signing identity took responsibility for the message. Message took responsibility for the message. Message recipients can verify
recipients can verify the signature by querying the signer's domain the signature by querying the DNS for the signer's domain directly,
directly to retrieve the appropriate public key, and thereby confirm to retrieve the appropriate public key, and thereby confirm that the
that the message was attested to by a party in possession of the message was attested to by a party in possession of the private key
private key for the signing domain. Typically, verification will be for the signing domain. Typically, verification will be done by an
done by an agent in the ADMD of the message recipient. agent in the ADMD of the message recipient.
1.4. Service Architecture 7. Service Architecture
The DKIM service is divided into components that can be performed The DKIM service is divided into components that can be performed
using different, external services, such as for key retrieval. using different, external services, such as for key retrieval.
However the basic DKIM signing specification defines an initial set However the basic DKIM signing specification defines an initial set
of these services, in order to ensure a basic level of of these services, in order to ensure a basic level of
interoperability. interoperability.
| |
|- RFC2822 Message |- RFC2822 Message
V V
+------------------------------+ +------------------------------------+
| ORIGINATING OR RELAYING ADMD | | ORIGINATING OR RELAYING ADMD (MSA) |
| | | |
+..>| Sign Message | +..>| Sign Message |
. +--------------+---------------+ . +--------------+---------------------+
. | . |
.private | .private |
+---+---+ | +-----------+ +---+---+ |
| Key | | | Sender | | Key | | +-----------+
| Store | [Internet] | Practices | | Store | [Internet] | Sender |
+---+---+ | +-----+-----+ +---+---+ | | Practices |
.public | . .public | +-----+-----+
. V . . V .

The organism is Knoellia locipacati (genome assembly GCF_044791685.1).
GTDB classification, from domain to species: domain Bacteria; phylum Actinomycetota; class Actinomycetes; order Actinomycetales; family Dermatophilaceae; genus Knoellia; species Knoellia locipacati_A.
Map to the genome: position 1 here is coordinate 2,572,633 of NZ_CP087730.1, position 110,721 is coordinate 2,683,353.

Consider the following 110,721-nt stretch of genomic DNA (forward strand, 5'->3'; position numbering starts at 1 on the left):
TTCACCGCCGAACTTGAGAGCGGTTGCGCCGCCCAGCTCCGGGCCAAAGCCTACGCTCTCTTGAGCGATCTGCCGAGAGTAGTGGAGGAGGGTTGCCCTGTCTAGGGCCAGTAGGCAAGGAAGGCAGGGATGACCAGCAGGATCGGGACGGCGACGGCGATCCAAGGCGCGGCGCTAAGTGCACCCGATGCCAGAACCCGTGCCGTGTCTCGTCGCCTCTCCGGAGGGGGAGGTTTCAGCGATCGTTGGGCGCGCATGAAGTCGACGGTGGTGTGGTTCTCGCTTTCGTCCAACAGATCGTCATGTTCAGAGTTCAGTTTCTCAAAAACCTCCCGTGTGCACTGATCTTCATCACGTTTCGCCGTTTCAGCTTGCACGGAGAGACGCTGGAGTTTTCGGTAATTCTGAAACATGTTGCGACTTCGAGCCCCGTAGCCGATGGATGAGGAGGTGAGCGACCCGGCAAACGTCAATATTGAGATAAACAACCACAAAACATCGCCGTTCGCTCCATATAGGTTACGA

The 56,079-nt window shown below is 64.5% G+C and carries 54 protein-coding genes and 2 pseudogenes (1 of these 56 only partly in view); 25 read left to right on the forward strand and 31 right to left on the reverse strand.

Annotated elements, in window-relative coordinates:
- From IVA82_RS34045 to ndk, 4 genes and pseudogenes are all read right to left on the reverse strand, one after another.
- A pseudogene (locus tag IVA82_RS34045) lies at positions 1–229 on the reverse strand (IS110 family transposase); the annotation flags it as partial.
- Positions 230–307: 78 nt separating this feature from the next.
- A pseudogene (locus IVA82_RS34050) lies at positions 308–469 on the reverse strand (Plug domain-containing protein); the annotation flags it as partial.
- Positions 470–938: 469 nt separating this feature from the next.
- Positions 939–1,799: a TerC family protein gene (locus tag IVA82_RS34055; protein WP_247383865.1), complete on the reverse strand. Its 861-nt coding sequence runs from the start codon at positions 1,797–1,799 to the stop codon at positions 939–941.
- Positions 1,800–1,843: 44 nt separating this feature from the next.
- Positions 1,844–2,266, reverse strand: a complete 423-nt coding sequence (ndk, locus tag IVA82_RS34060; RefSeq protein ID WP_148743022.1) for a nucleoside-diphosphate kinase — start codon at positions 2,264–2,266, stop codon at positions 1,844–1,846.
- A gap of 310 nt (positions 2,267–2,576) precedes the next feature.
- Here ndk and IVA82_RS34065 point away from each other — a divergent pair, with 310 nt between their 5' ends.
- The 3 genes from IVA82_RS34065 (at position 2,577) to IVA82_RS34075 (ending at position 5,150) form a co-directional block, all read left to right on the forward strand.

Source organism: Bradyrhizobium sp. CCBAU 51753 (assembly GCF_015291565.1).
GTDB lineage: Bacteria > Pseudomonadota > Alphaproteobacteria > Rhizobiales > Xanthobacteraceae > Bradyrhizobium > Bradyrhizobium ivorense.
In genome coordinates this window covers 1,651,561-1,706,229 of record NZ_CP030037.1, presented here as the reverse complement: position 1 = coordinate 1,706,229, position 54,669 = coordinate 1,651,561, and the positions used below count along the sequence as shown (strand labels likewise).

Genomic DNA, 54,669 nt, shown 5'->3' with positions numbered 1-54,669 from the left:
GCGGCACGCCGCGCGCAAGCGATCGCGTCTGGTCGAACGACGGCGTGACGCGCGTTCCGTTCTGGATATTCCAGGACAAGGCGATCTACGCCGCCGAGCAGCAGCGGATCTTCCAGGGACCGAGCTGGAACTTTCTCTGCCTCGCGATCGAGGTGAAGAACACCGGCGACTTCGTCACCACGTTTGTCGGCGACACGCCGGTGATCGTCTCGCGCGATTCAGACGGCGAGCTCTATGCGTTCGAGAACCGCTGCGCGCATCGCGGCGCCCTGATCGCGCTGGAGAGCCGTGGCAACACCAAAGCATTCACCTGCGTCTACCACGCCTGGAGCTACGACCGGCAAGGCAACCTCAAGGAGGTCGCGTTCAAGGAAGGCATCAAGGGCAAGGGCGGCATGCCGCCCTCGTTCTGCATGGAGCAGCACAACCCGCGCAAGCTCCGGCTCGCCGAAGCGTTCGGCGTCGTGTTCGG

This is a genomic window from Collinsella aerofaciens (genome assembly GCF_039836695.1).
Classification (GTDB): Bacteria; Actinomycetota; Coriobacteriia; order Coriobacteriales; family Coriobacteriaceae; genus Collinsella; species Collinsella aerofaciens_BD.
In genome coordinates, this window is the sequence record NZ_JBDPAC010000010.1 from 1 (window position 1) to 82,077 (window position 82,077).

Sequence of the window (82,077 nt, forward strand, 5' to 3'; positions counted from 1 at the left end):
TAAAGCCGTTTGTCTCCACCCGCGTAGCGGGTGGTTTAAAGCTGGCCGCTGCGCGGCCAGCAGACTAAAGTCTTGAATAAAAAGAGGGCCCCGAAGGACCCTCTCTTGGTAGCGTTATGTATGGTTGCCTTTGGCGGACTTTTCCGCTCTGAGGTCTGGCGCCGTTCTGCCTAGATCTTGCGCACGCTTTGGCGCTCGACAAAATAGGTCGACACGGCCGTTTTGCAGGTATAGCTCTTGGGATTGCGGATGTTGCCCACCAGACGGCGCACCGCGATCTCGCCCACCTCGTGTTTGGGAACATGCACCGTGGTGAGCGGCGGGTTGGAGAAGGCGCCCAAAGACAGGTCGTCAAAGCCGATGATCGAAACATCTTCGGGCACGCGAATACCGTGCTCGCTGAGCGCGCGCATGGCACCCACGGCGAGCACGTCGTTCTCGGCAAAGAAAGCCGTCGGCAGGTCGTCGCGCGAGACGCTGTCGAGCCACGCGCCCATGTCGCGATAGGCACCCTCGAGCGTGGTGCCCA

. +------------------------------+ . . +-----------------------------------+ .
. | RELAYING OR DELIVERING ADMD | . . | RELAYING OR DELIVERING ADMD (MDA) | .
. | | . . | | .
. | Message Signed? | . . | Message Signed? | .
. +-------+----------------+-----+ . . +-------+----------------+----------+ .
. |yes |no . . |yes |no .
. V V . . V V .
. +-----------+ +-----------+ . . +-----------+ +-----------+ .
+.....>| Verify | +..>| Check |<..+ +.....>| Verify | +-->| Check |<.......+
| Signature | | | Practices | | Signature | | | Practices |<.......+
+---+-----+-+ | +---+-------+ +---+-----+-+ | +---+-------+ .
| | | | | | | | .
| +---+ | | +---+ | .
|pass fail | |pass fail | .
V | V | +-----+-----+
+--------+ | +--------+ | | Local |
+.......>| Assess | | +.......>| Assess | | | Sender |
. | Signer | | . | Signer | | | Practices |
. +---+----+ | . +---+----+ | +-----------+
. assessment| | . assessment| |
. +------+ +------+ . +------+ +------+
. | | . | |
+-+----------+ V V +-+-----------+ V V
| Reputation | +-----------+ | Reputation/ | +-----------+
+-----+------+ | Message | |Accreditation| | Message |
| Filtering | | Info | | Filtering |
| Engine | +-----+-------+ | Engine |
+-----------+> +-----------+>
Figure 2: DKIM Service Architecture Figure 2: DKIM Service Architecture
As shown in the Figure, basic message processing is divided between As shown in Figure 2, basic message processing is divided between the
signing the message, verifying the signature or determining whether a MSA and the MDA.
signature was required, and then making further decisions based upon
the results. Signing may be performed by a component of the ADMD
that creates the message, and/or within any ADMD, along the relay
path. The signer uses the appropriate private key.
Verification may be performed by any functional component along the
relay and delivery path. Verifiers retrieve the public key based
upon the parameters stored in the message. The figure shows the
verified identity as being used to assess an associated reputation,
but it could be applied for other tasks, such as management tracking
of mail.
Note that a failed signature causes the message to be treated in the
same manner as one that is unsigned. Unsigned messages prompt a
query for any published "sender practices" information, as an aid in
determining whether the sender information has been used without
authorization.
For signature verification and for the assessment of unsigned
messages, the results of these processes are treated as additional
input to the receiver's filtering engine. The engine determines
message disposition, such as whether to deliver it.
2. Deployment and Operation of DKIM Base